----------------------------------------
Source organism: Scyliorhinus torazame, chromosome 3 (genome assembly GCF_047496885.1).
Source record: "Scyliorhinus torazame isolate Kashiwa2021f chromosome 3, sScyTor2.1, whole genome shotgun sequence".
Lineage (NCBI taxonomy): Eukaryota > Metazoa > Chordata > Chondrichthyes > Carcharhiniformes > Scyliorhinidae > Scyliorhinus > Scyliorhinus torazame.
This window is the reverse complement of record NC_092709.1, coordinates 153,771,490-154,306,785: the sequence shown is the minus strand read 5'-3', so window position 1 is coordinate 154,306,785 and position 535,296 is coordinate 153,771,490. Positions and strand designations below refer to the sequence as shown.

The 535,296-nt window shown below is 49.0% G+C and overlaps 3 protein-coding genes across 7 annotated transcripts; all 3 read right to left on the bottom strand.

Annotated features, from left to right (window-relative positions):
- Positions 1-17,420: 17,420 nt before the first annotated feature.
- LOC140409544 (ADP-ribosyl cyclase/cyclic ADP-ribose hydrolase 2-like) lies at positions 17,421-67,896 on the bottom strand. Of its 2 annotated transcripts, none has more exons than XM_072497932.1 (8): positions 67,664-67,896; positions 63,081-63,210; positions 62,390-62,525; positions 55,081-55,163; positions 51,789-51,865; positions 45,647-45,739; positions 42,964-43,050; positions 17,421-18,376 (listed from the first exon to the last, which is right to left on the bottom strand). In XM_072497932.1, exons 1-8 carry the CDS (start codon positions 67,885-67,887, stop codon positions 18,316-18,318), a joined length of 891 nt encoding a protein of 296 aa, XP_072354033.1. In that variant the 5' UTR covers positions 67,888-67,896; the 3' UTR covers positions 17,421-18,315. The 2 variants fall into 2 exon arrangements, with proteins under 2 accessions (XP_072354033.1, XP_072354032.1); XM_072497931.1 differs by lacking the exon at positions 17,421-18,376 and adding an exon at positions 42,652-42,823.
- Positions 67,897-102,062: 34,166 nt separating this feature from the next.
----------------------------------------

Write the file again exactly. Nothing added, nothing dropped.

Source organism: Scyliorhinus torazame, chromosome 3 (genome assembly GCF_047496885.1).
Source record: "Scyliorhinus torazame isolate Kashiwa2021f chromosome 3, sScyTor2.1, whole genome shotgun sequence".
Lineage (NCBI taxonomy): Eukaryota > Metazoa > Chordata > Chondrichthyes > Carcharhiniformes > Scyliorhinidae > Scyliorhinus > Scyliorhinus torazame.
This window is the reverse complement of record NC_092709.1, coordinates 153,771,490-154,306,785: the sequence shown is the minus strand read 5'-3', so window position 1 is coordinate 154,306,785 and position 535,296 is coordinate 153,771,490. Positions and strand designations below refer to the sequence as shown.

The 535,296-nt window shown below is 49.0% G+C and overlaps 3 protein-coding genes across 7 annotated transcripts; all 3 read right to left on the bottom strand.

Annotated features, from left to right (window-relative positions):
- Positions 1-17,420: 17,420 nt before the first annotated feature.
- LOC140409544 (ADP-ribosyl cyclase/cyclic ADP-ribose hydrolase 2-like) lies at positions 17,421-67,896 on the bottom strand. Of its 2 annotated transcripts, none has more exons than XM_072497932.1 (8): positions 67,664-67,896; positions 63,081-63,210; positions 62,390-62,525; positions 55,081-55,163; positions 51,789-51,865; positions 45,647-45,739; positions 42,964-43,050; positions 17,421-18,376 (listed from the first exon to the last, which is right to left on the bottom strand). In XM_072497932.1, exons 1-8 carry the CDS (start codon positions 67,885-67,887, stop codon positions 18,316-18,318), a joined length of 891 nt encoding a protein of 296 aa, XP_072354033.1. In that variant the 5' UTR covers positions 67,888-67,896; the 3' UTR covers positions 17,421-18,315. The 2 variants fall into 2 exon arrangements, with proteins under 2 accessions (XP_072354033.1, XP_072354032.1); XM_072497931.1 differs by lacking the exon at positions 17,421-18,376 and adding an exon at positions 42,652-42,823.
- Positions 67,897-102,062: 34,166 nt separating this feature from the next.